Recommendations. Mr. Young’s first objection is that his trial counsel was ineffective for failing
to investigate. Mr. Young raised this same issue in his Rule 37 petition. Mr. Young contends in
his objections that it is not merely an allegation he makes that his trial counsel was ineffective but
instead that the ineffectiveness of his trial counsel is an established fact in the record. In support,
Mr. Young has attached copies of the transcript of his trial counsel’s testimony during Mr. Young’s
Rule 37 hearing. In that testimony, Mr. Young’s trial counsel states that he does did not interview
witnesses, that he did drive by the trailer park where the crime occurred but that he did not stop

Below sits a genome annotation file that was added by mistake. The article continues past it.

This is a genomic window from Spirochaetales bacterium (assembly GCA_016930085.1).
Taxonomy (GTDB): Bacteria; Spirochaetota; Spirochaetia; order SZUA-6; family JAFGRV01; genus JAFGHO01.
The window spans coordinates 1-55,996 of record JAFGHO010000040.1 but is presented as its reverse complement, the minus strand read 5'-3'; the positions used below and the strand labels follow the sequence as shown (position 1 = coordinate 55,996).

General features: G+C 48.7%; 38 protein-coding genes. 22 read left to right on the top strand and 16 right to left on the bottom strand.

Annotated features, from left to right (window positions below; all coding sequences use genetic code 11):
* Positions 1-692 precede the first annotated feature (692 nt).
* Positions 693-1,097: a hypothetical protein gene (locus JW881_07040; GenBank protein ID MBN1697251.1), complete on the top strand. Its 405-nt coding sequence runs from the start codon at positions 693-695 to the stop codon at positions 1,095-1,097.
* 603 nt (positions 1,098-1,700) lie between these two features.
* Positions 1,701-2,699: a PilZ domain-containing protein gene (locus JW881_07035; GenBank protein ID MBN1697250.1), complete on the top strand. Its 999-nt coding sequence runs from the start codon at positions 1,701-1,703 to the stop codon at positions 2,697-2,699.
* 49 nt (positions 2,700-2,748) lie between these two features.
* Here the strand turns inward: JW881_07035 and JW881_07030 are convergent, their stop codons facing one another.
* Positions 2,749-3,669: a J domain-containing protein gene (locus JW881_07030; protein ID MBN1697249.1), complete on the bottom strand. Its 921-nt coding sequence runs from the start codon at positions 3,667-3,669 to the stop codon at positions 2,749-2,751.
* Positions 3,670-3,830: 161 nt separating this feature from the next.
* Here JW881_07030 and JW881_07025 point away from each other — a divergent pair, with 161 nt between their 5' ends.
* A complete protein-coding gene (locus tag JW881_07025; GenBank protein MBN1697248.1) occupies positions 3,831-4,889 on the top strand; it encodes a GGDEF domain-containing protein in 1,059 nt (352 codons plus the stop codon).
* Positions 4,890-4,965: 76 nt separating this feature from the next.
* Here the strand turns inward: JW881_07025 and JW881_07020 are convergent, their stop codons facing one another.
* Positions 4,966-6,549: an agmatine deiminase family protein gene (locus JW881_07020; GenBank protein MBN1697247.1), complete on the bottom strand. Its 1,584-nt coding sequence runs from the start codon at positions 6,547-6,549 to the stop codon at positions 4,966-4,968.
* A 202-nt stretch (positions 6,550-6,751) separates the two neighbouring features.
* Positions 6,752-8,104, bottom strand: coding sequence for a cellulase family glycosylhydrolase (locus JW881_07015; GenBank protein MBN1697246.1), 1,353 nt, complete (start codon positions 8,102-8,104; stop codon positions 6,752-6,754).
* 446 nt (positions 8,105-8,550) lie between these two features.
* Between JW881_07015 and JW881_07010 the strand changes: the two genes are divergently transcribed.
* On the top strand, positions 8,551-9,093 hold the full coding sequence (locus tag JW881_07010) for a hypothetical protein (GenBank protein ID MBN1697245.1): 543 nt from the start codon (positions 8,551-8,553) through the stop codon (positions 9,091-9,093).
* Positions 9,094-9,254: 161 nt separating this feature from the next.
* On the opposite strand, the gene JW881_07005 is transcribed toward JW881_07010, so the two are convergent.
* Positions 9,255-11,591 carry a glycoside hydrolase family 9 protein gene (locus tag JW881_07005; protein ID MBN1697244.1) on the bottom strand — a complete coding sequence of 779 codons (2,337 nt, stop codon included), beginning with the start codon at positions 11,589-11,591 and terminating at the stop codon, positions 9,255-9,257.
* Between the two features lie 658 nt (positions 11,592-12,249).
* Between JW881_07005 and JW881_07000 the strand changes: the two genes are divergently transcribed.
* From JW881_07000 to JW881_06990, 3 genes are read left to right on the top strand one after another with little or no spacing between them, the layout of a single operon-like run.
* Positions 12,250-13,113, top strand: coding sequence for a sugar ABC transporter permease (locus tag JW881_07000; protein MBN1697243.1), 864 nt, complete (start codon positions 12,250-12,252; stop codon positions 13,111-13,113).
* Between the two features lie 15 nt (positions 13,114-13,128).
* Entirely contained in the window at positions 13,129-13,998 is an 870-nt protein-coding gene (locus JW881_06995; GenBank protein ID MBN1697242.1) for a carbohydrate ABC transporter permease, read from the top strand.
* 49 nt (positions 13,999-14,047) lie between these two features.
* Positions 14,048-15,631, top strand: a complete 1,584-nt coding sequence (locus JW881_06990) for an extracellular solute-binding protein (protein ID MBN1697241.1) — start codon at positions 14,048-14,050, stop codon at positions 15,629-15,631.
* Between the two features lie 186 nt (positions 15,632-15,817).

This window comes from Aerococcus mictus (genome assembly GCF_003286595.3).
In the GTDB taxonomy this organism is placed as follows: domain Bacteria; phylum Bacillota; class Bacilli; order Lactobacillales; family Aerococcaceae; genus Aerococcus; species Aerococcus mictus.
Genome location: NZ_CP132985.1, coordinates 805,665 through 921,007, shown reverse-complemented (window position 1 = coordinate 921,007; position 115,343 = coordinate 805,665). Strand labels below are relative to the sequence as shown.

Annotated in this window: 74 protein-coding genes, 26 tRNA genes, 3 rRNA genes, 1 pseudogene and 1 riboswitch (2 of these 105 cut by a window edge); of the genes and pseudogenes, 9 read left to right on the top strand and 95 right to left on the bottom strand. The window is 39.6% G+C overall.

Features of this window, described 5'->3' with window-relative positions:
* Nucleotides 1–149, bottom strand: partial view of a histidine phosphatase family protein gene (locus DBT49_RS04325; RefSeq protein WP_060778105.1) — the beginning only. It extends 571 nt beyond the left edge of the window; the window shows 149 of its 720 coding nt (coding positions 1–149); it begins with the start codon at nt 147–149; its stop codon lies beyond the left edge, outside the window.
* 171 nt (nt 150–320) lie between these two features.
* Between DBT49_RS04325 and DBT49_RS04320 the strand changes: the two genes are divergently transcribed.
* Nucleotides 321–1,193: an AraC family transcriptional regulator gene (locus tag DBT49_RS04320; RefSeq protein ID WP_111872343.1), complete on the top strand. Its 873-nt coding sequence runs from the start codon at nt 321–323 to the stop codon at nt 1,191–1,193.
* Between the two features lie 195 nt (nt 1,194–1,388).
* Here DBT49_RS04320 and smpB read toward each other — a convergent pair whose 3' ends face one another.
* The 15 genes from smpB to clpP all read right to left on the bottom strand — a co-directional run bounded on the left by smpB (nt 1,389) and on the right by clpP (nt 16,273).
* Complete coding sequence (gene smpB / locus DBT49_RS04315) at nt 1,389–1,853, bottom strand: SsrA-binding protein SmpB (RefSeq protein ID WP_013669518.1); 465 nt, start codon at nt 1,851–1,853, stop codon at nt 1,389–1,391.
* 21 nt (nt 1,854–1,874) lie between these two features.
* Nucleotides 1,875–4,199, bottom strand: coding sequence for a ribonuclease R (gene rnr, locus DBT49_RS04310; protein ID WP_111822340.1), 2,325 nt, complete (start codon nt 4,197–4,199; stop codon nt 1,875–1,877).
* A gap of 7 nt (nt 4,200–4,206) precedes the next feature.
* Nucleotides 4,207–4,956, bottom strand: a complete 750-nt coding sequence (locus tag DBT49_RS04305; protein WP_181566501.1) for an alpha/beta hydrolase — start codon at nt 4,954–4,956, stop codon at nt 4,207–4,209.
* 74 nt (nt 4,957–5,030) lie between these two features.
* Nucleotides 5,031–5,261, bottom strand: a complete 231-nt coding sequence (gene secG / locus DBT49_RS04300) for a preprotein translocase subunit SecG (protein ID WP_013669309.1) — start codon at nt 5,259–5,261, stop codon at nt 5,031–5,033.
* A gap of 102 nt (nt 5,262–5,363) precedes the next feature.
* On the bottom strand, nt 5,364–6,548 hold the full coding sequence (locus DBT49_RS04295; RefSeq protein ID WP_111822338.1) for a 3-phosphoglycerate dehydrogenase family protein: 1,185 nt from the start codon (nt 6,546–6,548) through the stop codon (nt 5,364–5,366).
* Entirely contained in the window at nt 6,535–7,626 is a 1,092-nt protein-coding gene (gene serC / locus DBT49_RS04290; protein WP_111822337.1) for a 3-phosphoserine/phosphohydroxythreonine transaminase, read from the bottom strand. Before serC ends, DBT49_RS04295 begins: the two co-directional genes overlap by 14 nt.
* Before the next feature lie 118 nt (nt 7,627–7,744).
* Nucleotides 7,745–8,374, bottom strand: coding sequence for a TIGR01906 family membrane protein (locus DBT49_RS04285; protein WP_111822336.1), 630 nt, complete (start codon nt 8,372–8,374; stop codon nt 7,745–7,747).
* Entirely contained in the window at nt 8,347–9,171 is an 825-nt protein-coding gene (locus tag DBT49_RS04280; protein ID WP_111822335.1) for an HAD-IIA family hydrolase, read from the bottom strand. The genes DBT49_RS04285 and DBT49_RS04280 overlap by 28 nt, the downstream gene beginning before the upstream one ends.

and look around, and that he did not attempt to determine whether any of the State’s witnesses
would show up or be available for Mr. Young’s potential trial (Dkt. No. 6, Sup. Ct. Rec., at 171,
Mr. Young’s trial counsel explained that he does not interview witnesses as a matter of
trial strategy (Id. at 171). He testified that he does not want witnesses to know what they are about
to face when they come into court (Id.). He explained that it “goes for the good for us” if a witness
says something different than what is in a previously given statement (Id.). Mr. Young’s trial
counsel further testified that he investigates those things that are necessary and that it was not
necessary to go out and look at the trailer park when Mr. Young had previously admitted to
shooting a gun there twice (Id. at 180–81). Mr. Young’s trial counsel testified that he did not take
any steps to determine if potential witnesses were still in the Little Rock area or would “show up”